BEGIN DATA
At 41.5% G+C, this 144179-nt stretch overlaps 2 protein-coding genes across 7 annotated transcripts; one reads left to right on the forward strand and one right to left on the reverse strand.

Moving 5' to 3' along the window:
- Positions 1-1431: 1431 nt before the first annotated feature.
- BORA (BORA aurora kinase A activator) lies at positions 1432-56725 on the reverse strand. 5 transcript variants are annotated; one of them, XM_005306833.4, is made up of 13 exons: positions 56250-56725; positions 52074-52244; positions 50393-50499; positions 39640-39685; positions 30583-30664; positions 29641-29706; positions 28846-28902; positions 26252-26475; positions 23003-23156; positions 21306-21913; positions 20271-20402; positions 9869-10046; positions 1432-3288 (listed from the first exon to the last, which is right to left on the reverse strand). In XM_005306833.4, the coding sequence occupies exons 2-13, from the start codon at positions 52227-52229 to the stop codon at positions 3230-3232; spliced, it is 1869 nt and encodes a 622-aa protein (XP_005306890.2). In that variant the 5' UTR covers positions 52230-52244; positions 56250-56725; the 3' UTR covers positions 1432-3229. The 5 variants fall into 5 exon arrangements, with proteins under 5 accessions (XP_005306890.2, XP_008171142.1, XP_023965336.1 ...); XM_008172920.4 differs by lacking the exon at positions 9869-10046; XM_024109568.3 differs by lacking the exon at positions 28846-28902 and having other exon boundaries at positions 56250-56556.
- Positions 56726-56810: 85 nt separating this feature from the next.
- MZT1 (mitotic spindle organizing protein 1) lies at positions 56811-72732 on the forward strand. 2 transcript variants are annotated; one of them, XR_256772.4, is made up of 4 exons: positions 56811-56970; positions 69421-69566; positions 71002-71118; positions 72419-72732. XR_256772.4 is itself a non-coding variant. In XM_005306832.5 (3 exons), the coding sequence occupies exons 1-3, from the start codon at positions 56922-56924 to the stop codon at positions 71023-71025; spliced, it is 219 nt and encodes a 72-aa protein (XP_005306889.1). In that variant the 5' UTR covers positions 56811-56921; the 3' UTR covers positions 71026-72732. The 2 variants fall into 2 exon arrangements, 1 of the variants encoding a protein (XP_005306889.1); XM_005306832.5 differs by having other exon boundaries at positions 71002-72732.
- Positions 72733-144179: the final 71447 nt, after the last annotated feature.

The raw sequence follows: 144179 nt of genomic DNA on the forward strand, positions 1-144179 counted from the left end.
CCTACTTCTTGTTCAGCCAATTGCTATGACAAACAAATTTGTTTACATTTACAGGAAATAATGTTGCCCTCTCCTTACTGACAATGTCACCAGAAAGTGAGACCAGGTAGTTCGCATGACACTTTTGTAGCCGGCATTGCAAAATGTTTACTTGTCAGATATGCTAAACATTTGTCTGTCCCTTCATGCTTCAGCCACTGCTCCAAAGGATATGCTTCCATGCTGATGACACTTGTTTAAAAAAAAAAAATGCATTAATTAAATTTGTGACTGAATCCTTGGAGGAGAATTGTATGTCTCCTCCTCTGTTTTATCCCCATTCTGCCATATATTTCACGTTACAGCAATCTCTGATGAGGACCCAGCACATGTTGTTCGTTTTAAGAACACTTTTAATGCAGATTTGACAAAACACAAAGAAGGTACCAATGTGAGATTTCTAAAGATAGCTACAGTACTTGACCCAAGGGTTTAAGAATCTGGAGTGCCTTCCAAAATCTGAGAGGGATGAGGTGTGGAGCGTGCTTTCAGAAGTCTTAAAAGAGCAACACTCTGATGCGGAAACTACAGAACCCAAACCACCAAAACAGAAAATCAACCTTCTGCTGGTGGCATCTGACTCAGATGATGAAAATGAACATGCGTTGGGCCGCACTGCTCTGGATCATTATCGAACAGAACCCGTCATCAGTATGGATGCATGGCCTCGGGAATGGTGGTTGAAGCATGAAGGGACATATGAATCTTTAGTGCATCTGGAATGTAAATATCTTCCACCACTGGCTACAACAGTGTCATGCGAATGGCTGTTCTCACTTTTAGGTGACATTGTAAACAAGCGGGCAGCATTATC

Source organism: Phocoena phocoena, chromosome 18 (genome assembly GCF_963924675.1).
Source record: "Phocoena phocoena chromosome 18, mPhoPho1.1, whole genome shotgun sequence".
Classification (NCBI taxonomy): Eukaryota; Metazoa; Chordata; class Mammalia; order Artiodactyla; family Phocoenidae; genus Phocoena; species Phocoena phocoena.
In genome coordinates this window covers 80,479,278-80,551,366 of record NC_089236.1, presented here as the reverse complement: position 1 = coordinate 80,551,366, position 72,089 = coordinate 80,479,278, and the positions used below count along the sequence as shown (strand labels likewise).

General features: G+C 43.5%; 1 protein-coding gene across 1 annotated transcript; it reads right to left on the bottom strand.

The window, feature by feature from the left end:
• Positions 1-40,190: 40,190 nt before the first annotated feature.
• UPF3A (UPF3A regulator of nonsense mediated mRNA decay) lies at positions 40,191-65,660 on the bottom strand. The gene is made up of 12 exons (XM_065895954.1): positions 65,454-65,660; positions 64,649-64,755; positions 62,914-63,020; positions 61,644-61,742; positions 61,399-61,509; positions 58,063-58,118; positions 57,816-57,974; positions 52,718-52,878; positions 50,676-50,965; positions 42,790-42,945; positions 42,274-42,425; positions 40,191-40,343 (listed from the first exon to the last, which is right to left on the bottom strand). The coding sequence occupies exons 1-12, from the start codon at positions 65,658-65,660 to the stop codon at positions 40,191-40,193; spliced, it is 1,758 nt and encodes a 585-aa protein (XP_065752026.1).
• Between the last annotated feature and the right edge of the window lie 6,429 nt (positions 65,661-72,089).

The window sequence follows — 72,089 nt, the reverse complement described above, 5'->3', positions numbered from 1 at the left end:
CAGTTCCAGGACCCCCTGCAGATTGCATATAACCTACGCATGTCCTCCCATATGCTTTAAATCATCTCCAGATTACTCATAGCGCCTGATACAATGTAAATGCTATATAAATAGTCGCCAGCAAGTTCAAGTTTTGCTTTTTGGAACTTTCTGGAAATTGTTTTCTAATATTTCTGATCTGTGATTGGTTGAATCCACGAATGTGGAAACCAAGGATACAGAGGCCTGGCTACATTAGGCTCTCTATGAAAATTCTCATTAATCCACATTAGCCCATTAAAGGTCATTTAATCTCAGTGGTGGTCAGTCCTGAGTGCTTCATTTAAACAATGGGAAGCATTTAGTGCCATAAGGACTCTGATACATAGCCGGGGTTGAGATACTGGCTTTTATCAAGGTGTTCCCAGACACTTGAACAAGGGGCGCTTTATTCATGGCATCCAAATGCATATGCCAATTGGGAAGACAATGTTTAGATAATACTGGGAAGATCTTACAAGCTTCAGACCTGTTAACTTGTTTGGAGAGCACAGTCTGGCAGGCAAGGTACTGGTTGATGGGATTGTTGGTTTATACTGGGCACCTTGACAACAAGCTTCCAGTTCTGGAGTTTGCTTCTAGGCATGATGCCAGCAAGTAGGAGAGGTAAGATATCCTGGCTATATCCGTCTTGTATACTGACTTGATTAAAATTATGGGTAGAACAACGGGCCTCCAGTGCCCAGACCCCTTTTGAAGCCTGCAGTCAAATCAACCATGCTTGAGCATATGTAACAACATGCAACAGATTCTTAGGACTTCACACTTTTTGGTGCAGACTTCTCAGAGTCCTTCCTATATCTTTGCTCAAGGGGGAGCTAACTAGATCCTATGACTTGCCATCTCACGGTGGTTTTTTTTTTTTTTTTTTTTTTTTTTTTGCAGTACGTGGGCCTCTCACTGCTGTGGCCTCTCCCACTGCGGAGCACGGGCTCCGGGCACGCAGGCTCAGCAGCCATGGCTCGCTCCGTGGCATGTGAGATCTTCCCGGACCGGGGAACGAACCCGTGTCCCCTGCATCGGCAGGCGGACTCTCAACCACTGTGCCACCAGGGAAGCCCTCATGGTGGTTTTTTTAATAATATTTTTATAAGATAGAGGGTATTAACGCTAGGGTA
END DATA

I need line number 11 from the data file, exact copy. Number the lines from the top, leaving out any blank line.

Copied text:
Source record: "Phocoena phocoena chromosome 18, mPhoPho1.1, whole genome shotgun sequence".